UNESCO Director-General Irina Bokova participated in the first G7 Education Ministers’ meeting held in 10 years that closed on 15 May in Kurashiki, Okayama (Japan) with the adoption of a Declaration committing to implement the SDGs and raise the attention of G7 leaders towards education as a priority policy agenda.
“Education is a human right, a force for gender equality, poverty eradication, sustainability and peace,” said Ms Bokova at the opening session. “Whether in Tokyo, New York, Beirut, Kathmandu or Nairobi, educating a child is the smartest investment a society can make in its future.”
She stressed the importance of the comprehensive vision set out in Sustainable Development 4 (SDG4) that focuses on equity, quality and lifelong learning, and encompasses the skills societies require for the 21st century.
“This is about nurturing the values we need to empower young women and men to make the most of cultural diversity and to change mindsets,” she said, highlighting the role of education for sustainable development in taking forward the Paris Agreement on Climate Change, and Japan’s leadership in this field. In a conviction shared by all G7 representatives, she asserted that “education is the most powerful tool to prevent radicalization and violent extremism.”
Japan’s Minister for Education, Culture, Sports, Science and Technology, Mr Hiroshi Hase, set the tone for the meeting by asserting that in any age the role of education is important, but with terrorist attacks in France and elsewhere, solidarity and collaboration to harness its power for mutual understanding and full participation in society is crucial for overcoming divides. “We have to solve the question of marginalization and inequality and create a society where everyone can have hope,” he said.
How to make education a force for inclusion, social advancement and intercultural understanding was a thread running through the discussions. All representatives insisted on the imperative of policies to address disadvantage, cater to the increasing diversity of populations, bridge the digital divide, support teachers and nurture cultural and global competencies, including by encouraging critical thinking and debate on difficult issues.
Several called for increased participation of girls in STEM and for proactive measures to counter violence based on sexual orientation and gender identity, a concern singled out by Mr Hase. They stressed the importance of pre-school for future academic achievement and of attention to basic skills, noting that 1 in 5 citizens in the European Union has serious issues with literacy, and 250 million children leave school without acquiring the basics after four years.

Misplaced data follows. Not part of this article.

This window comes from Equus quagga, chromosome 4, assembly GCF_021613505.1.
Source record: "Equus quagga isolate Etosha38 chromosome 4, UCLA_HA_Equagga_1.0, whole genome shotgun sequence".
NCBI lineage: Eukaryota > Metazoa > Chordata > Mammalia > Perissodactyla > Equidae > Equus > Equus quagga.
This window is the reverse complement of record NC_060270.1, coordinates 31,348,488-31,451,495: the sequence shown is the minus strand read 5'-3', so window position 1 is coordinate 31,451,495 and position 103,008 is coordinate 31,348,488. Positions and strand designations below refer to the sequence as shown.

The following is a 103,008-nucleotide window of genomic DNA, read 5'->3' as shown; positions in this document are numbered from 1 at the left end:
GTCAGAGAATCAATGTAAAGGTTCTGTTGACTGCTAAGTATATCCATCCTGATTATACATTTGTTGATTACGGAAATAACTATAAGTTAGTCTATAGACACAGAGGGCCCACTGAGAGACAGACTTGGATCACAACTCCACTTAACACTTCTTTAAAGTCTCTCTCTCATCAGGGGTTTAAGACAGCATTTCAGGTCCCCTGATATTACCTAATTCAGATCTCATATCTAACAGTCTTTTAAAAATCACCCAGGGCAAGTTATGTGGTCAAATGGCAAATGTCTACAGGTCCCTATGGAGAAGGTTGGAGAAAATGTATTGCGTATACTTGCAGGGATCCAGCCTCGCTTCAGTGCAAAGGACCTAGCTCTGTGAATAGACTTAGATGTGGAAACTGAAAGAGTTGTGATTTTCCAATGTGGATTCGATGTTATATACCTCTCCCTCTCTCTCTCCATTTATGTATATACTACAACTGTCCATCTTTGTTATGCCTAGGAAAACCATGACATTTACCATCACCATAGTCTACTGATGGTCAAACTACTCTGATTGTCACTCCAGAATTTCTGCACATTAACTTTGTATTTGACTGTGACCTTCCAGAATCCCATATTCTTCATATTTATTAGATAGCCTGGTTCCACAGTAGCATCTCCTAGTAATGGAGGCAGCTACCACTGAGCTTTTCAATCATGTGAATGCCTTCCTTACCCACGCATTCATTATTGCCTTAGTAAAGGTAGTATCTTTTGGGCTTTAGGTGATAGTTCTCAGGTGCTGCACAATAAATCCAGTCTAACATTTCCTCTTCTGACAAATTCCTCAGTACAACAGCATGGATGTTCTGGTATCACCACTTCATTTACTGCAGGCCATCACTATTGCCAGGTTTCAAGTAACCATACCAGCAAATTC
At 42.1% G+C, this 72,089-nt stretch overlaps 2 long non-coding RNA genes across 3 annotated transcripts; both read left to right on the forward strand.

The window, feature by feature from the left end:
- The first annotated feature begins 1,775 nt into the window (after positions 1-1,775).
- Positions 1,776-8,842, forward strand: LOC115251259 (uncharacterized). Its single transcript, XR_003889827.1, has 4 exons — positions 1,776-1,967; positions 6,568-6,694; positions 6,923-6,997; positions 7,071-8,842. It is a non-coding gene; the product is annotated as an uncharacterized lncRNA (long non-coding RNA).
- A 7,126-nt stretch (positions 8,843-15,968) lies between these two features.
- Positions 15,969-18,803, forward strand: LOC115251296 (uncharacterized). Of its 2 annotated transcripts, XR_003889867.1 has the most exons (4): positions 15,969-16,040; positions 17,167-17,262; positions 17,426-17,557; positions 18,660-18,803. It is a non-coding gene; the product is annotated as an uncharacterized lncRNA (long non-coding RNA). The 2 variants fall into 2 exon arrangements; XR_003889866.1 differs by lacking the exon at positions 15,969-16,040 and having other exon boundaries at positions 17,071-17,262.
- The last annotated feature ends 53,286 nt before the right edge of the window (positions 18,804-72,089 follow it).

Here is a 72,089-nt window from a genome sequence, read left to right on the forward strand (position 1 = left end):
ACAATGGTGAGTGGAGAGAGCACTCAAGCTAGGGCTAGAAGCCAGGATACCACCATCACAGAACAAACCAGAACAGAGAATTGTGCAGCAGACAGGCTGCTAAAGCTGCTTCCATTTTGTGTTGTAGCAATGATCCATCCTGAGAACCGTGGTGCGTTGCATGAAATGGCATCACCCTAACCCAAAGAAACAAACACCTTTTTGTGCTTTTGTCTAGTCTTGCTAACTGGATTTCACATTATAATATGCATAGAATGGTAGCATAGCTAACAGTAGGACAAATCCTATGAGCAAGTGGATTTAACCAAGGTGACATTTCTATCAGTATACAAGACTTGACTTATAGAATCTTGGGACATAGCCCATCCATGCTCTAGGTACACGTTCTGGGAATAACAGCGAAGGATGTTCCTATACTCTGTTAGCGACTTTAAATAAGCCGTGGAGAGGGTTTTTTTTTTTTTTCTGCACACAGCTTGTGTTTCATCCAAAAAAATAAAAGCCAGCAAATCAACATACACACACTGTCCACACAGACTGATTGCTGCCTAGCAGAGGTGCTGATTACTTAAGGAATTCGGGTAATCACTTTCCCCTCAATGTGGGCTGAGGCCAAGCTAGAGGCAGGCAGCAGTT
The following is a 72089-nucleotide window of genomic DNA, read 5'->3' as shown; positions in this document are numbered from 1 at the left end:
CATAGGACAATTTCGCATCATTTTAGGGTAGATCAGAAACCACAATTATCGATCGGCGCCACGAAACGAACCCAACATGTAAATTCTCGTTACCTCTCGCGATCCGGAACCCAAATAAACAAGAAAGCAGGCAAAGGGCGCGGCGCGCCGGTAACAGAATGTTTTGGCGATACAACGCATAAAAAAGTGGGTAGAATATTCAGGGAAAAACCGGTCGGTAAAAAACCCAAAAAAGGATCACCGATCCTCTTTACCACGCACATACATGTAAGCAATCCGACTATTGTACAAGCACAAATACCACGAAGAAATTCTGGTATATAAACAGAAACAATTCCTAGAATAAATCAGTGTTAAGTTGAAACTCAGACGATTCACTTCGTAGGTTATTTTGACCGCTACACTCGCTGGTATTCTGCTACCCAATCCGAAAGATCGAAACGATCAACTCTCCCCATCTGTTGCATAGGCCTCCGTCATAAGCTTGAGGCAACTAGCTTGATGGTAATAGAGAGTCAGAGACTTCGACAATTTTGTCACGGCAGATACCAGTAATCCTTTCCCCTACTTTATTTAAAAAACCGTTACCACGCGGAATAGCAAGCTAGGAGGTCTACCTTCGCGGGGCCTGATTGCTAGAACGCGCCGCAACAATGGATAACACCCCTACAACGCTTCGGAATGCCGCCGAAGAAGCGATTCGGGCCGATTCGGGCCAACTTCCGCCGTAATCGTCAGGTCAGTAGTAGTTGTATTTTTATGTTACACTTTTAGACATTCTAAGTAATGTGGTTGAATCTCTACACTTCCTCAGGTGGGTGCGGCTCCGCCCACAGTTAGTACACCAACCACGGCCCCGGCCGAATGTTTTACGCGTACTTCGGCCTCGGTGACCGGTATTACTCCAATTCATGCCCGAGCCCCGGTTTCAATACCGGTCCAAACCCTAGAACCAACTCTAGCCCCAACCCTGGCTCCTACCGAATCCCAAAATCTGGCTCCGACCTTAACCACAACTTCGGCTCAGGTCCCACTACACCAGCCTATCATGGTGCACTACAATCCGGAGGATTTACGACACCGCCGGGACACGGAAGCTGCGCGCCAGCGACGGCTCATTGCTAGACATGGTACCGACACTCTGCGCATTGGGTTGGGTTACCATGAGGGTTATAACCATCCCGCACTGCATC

In a comprehensive approach aligned with SDG4, the Kurashiki Declaration places strong focus on inclusion, respect for diversity, human rights and comon values, active citizenship and the promotion of cultural and global competences. It affirms that "we will do our utmost to ensure inclusive and equitable learning opportunities an outcomes for all young people regardless of their background and circumstance It calls for gender equality, increasing the number of girls and women in STEM, better integration of ICTs for quality learning, and enhanced support to the teaching profession. It also recognizes the importance of public expenditure on education in line with the 2015 Incheon Declaration and commits to accelerate progress towards the SDGs.
The Declaration welcomes the Education 2030 Framework for Action adopted alongside UNESCO's 38th General Conference and also strongly supports UNESCO in the implementation of the Global Action Programme on ESD.
“To succeed we need political will, and more and better funding. The G7 can play a decisive role in supporting all countries, especially those least developed,” said Ms Bokova. Several G7 representatives stated that evidence on education’s high economic returns to society should be tapped to convince finance ministers to increase funding.
Minister Hase also highlighted the importance of reinforced cooperation with UNESCO, OECD, the European Union and other relevant organizations and stakeholders.
Italy, the host of the next G7, pledged to hold a dedicated meeting of education ministers in order to encourage joint action and sharing of best practice.
Heading delegations were Canada's Minister for Employment, Workforce Development and Labour MaryAnn Mihychuk; France's Minister of Education Higher Education and Research Najat Vallaud-Belkacem; Germany's DG for Quality Assurance, International and European Affairs and Statistics, Standing Conference of Ministers of Education and Cultural Affairs of the Länder; Italy's Minister of Education, Universities and Research Stefania Giannini; UK's Secretary of State for Education, Minister for Women and Equalities Nicky Morgan; US's Senior advisor to Secretary of Education and Director of International Affairs Maureen McLaughlin; EU's Commissioner for Education, Training Policy, Culture, Youth and Sport Tibor Navracsics; OECD's Special Counsellor the Secretary General and G20 Sherpa Gabriela Ramos.